Kids & Parenting
Looking for ways to keep your kids safe online? There’s a podcast for that!
How can you help your children be safe online? It’s a question I’ve been giving a lot of thought to recently, as a mother of two who already seem adept with parental smartphones, tablets and even the Smart TV.
My children see the internet as some magical entity that can answer the most unusual questions. They know I use it to access free educational activities to keep them busy while I use it to ‘research’ for ‘work’ (yes, I’m THAT mum). They know their father uses it to look for barbecue cooking inspiration. It also provides them with access to entertaining videos they can dance to, sing to and/or laugh at.
Yet there’s a lot they don’t know. They have no idea it contains viruses for example, there is no understanding of online privacy or that some people don’t behave appropriately while using it. In fact, there are a great many internet safety and online security issues most children – not just mine – have no idea about.
Who’s responsible for teaching your kids about cyber safety? You are.
If you’re like me, you might be feeling overwhelmed about finding the right information or doing a good job. But remember, there is an entire industry dedicated to online safety. Among the experts faced with the same challenge of raising internet-savvy, safe and responsible children is the team at Parentline.
They recently launched a podcast for parents, educators and children to help demystify the emerging risks of being online. There’s also a special emphasis on cyberbullying.
Cyber safety starts early
The old adage of ‘the earlier the better’ applies to online safety with children, too. As soon as your child starts doing anything that involves the internet, that’s when you need to be discussing their safety and wellbeing with them.
Take advantage of the situation if your child uses a device with you. Use it as an opportunity to talk about the similarities between the online world and the real-world; that there are safe and unsafe things. You could talk about the things your family has in place to help protect everyone while online, such as passwords.\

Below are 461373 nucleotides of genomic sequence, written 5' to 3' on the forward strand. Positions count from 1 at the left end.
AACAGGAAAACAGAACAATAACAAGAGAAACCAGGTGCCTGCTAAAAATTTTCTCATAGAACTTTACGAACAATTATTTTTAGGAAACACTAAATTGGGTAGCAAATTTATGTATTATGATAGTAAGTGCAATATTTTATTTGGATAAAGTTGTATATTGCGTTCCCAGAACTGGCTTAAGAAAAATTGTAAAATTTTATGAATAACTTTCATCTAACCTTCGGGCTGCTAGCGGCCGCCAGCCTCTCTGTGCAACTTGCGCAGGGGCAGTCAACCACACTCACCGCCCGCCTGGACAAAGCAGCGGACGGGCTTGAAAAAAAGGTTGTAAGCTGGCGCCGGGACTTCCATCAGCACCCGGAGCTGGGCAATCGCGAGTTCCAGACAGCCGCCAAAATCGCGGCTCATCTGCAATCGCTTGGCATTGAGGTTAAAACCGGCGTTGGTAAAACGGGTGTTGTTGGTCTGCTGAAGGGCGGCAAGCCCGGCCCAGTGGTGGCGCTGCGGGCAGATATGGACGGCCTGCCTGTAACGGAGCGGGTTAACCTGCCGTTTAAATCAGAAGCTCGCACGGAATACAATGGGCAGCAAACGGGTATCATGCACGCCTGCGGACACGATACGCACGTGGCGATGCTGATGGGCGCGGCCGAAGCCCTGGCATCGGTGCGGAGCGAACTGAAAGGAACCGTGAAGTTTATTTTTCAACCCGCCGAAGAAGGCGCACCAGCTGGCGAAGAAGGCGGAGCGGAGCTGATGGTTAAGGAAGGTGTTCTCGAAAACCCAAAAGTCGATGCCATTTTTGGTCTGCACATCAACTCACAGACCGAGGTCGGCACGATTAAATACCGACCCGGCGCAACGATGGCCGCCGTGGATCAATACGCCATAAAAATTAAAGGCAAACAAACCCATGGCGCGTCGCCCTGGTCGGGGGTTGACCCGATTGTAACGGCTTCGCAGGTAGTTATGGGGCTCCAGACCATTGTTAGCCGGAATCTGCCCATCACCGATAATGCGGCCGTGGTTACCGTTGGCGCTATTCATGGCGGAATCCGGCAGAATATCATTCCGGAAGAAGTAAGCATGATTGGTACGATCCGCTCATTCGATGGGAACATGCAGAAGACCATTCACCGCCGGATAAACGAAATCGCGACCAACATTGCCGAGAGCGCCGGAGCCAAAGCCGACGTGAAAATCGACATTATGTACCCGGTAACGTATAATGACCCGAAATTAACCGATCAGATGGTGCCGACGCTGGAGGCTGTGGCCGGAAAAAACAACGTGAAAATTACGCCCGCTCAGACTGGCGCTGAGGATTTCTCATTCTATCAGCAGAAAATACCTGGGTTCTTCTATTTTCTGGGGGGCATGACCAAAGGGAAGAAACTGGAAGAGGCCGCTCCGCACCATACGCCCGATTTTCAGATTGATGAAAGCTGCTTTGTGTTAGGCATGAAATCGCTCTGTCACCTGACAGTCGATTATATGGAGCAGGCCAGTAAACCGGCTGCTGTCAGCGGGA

As your child gets older and they move to more independence with their online activities, you can broaden the discussion. Especially talk about the responsibility of using the internet.
Something we often talk about in our house is that if you wouldn’t do something face-to-face, you shouldn’t do it online. Having worked as a social media moderator, I know first-hand how people feel a sense of entitlement when they are online. Children also feel protected by their perception of ‘distance’ between themselves and the person they are talking to. Online is still real world.
As a parent or caregiver, you should feel no shame in talking to your child about what websites your child is accessing. Depending on your child’s age, you might also approve app downloads before they happen.
Spending time showing your children that you can be trusted when it comes to their online use can help keep the lines of communication open between you. It also encourages them to use good judgement on whether you (initially) or they feel something is safe and appropriate to use.
Cyberbullying is an issue not to be ignored
If your children know they can talk to you and you to them about issues, it can be the best protection online. This is especially true when it comes to cyberbullying.
According to the eSafety Commissioner, approximately one in five young people will experience cyberbullying. More than 50 per cent will seek support from their parents or carers.
Parentline’s Parenting in … Cyberspace podcast delves into some of the ways you can support young people’s online wellbeing, with a focus on cyberbullying.
Parentline’s cyberbullying consultant Aaliyah Talukdar hosts the podcase. In each episode, a new guest or expert joins her to share tips, tricks and links to resources to help support you and your children.
Parenting expert and Parentline manager, Kimberley Harper, comes on at the end of each episode to break down what’s been learned. She discusses how you can use it to engage with your child about their online wellbeing and strengthen your existing connection.
The podcast helps you and your child navigate everything from cyberbullying and online safety to legislation and reporting. You can access Parenting in … Cyberspace directly from the Parentline website. Alternatively, you can subscribe to it wherever you get your podcasts.
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